A spokesman for NYSUT, King’s primary adversary over the last year, offered a cryptic response to the speech, calling it “interesting” and saying that they “look forward to hearing more.” The union is just a few days removed from ousting its president, a move backed by the city’s United Federation of Teachers.  

UFT President Michael Mulgrew issued a much sharper rebuke of King, saying that the commissioner and the Board of Regents should be “embarrassed that the Legislature had to step in and do the work they should have been doing,” referring to the changes that de-emphasize state tests.

King delivered the speech in friendly territory. The event, which took place at the Wagner School at New York University, was attended largely by advocates of the state’s reforms, including charter school leaders and representatives from Educators 4 Excellence and StudentsFirstNY. U.S. Education Secretary Arne Duncan praised King in an introduction, saying he was among the country’s top education leaders.

Despite King’s confidence, changes to teacher evaluations could still be coming. Gov. Andrew Cuomo has said he is open to modifying the law so that evaluations aren’t tied to student performance on the new Common Core-aligned tests, and the Board of Regents has agreed to discuss a related proposal at their meeting at the end of April.

Don’t miss the latest news about New York City schools: Follow Chalkbeat NY on Facebook.

What's Your Education Story?

As the 2018 school year begins, join us for storytelling from Indianapolis educators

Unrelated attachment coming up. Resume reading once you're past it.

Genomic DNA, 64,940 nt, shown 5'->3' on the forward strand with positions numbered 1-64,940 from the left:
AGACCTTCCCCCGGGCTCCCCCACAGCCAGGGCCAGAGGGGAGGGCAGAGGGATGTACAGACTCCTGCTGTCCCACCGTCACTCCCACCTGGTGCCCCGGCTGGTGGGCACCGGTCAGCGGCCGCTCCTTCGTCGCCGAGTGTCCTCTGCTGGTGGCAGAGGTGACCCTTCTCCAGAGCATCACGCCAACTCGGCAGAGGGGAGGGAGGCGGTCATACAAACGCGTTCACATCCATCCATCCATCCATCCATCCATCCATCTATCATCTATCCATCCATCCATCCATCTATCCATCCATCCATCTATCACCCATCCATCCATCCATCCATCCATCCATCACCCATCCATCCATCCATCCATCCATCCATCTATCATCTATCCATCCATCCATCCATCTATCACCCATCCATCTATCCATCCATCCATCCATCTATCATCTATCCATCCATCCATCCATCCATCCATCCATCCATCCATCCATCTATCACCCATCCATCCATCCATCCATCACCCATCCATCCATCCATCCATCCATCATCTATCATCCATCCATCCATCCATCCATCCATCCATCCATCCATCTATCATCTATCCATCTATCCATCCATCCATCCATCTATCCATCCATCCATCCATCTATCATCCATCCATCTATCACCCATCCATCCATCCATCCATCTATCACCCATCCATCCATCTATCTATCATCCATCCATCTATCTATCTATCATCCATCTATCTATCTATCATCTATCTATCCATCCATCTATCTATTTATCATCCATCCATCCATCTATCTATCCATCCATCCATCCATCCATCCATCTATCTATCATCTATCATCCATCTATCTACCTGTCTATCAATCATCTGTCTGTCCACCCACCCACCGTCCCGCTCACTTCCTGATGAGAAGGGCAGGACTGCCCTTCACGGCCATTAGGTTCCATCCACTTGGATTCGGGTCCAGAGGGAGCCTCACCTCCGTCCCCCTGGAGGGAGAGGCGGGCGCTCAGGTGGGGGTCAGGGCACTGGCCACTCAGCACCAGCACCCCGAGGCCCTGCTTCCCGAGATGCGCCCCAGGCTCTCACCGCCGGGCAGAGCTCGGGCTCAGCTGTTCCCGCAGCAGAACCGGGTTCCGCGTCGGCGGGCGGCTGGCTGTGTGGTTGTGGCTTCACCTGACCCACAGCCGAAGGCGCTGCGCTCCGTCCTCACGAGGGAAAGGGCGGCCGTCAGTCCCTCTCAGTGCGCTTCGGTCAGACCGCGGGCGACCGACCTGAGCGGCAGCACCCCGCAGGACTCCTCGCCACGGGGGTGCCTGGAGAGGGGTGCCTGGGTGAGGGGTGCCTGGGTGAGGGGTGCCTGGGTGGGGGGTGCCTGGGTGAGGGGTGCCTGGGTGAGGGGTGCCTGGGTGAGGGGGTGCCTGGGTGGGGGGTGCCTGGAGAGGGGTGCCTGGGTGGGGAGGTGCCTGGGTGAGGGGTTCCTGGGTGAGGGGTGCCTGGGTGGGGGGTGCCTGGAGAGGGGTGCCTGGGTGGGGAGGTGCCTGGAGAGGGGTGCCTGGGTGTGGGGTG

PHOTO: Dylan Peers McCoy/Chalkbeat
Sarah TeKolste, right, and Lori Jenkins at a Teacher Story Slam, in April.

In partnership with Teachers Lounge Indy, Chalkbeat is hosting another teacher story slam this fall featuring educators from across the city.

Over the past couple of years, Chalkbeat has brought readers personal stories from teachers and students through the events. Some of our favorites touched on how a teacher won the trust of her most skeptical student, why another teacher decided to come out to his students, and one educator’s call to ramp up the number of students pursuing a college education.

The event, 5:30 p.m. Thursday, Sept. 13, is free and open to the public — please RSVP here.

Event details:

5:30 p.m. to 7:30 p.m.
Thursday, Sept. 13, 2018
Tube Factory artspace
1125 Cruft St., Indianapolis, IN 46203
Get tickets here and find more on Facebook

More in What's Your Education Story?

School safety

Hiring more security officers in Memphis after school shootings could have unintended consequences

PHOTO: Jahi Chikwendiu/The Washington Post/Getty Images

Tennessee’s largest district, Shelby County Schools, is slated to add more school resource officers under the proposed budget for next school year.

Superintendent Dorsey Hopson earmarked $2 million to hire 30 school resource officers in addition to the 98 already in some of its 150-plus schools. The school board is scheduled to vote on the budget Tuesday.

But an increase in law enforcement officers could have unintended consequences.